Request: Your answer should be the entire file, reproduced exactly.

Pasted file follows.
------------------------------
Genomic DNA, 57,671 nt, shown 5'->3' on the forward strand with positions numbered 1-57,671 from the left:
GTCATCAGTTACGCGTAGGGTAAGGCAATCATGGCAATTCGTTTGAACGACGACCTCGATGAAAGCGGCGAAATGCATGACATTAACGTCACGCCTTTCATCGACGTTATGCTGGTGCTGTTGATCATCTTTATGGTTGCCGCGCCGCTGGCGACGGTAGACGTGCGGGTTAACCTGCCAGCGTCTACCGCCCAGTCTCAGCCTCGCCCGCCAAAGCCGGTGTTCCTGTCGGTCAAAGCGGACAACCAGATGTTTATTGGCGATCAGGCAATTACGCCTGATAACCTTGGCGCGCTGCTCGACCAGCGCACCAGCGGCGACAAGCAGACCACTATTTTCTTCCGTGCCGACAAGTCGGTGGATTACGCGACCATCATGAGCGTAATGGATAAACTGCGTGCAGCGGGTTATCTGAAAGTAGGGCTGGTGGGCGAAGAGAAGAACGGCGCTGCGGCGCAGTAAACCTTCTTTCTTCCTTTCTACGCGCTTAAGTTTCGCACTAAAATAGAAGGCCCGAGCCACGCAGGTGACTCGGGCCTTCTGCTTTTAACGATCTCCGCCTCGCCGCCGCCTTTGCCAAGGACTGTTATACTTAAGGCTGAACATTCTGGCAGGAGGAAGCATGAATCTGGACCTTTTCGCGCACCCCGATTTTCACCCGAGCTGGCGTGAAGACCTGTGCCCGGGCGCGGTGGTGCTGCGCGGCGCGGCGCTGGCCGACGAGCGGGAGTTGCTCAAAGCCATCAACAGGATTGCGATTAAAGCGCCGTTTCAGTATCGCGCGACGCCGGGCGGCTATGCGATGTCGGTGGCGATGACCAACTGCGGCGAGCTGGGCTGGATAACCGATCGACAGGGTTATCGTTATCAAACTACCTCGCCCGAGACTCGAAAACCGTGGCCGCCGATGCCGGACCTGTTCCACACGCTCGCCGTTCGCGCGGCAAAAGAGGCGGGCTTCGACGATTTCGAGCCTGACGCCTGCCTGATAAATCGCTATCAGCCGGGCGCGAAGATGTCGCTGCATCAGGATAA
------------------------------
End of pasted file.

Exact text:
Genomic DNA, 57,671 nt, shown 5'->3' on the forward strand with positions numbered 1-57,671 from the left:
GTCATCAGTTACGCGTAGGGTAAGGCAATCATGGCAATTCGTTTGAACGACGACCTCGATGAAAGCGGCGAAATGCATGACATTAACGTCACGCCTTTCATCGACGTTATGCTGGTGCTGTTGATCATCTTTATGGTTGCCGCGCCGCTGGCGACGGTAGACGTGCGGGTTAACCTGCCAGCGTCTACCGCCCAGTCTCAGCCTCGCCCGCCAAAGCCGGTGTTCCTGTCGGTCAAAGCGGACAACCAGATGTTTATTGGCGATCAGGCAATTACGCCTGATAACCTTGGCGCGCTGCTCGACCAGCGCACCAGCGGCGACAAGCAGACCACTATTTTCTTCCGTGCCGACAAGTCGGTGGATTACGCGACCATCATGAGCGTAATGGATAAACTGCGTGCAGCGGGTTATCTGAAAGTAGGGCTGGTGGGCGAAGAGAAGAACGGCGCTGCGGCGCAGTAAACCTTCTTTCTTCCTTTCTACGCGCTTAAGTTTCGCACTAAAATAGAAGGCCCGAGCCACGCAGGTGACTCGGGCCTTCTGCTTTTAACGATCTCCGCCTCGCCGCCGCCTTTGCCAAGGACTGTTATACTTAAGGCTGAACATTCTGGCAGGAGGAAGCATGAATCTGGACCTTTTCGCGCACCCCGATTTTCACCCGAGCTGGCGTGAAGACCTGTGCCCGGGCGCGGTGGTGCTGCGCGGCGCGGCGCTGGCCGACGAGCGGGAGTTGCTCAAAGCCATCAACAGGATTGCGATTAAAGCGCCGTTTCAGTATCGCGCGACGCCGGGCGGCTATGCGATGTCGGTGGCGATGACCAACTGCGGCGAGCTGGGCTGGATAACCGATCGACAGGGTTATCGTTATCAAACTACCTCGCCCGAGACTCGAAAACCGTGGCCGCCGATGCCGGACCTGTTCCACACGCTCGCCGTTCGCGCGGCAAAAGAGGCGGGCTTCGACGATTTCGAGCCTGACGCCTGCCTGATAAATCGCTATCAGCCGGGCGCGAAGATGTCGCTGCATCAGGATAA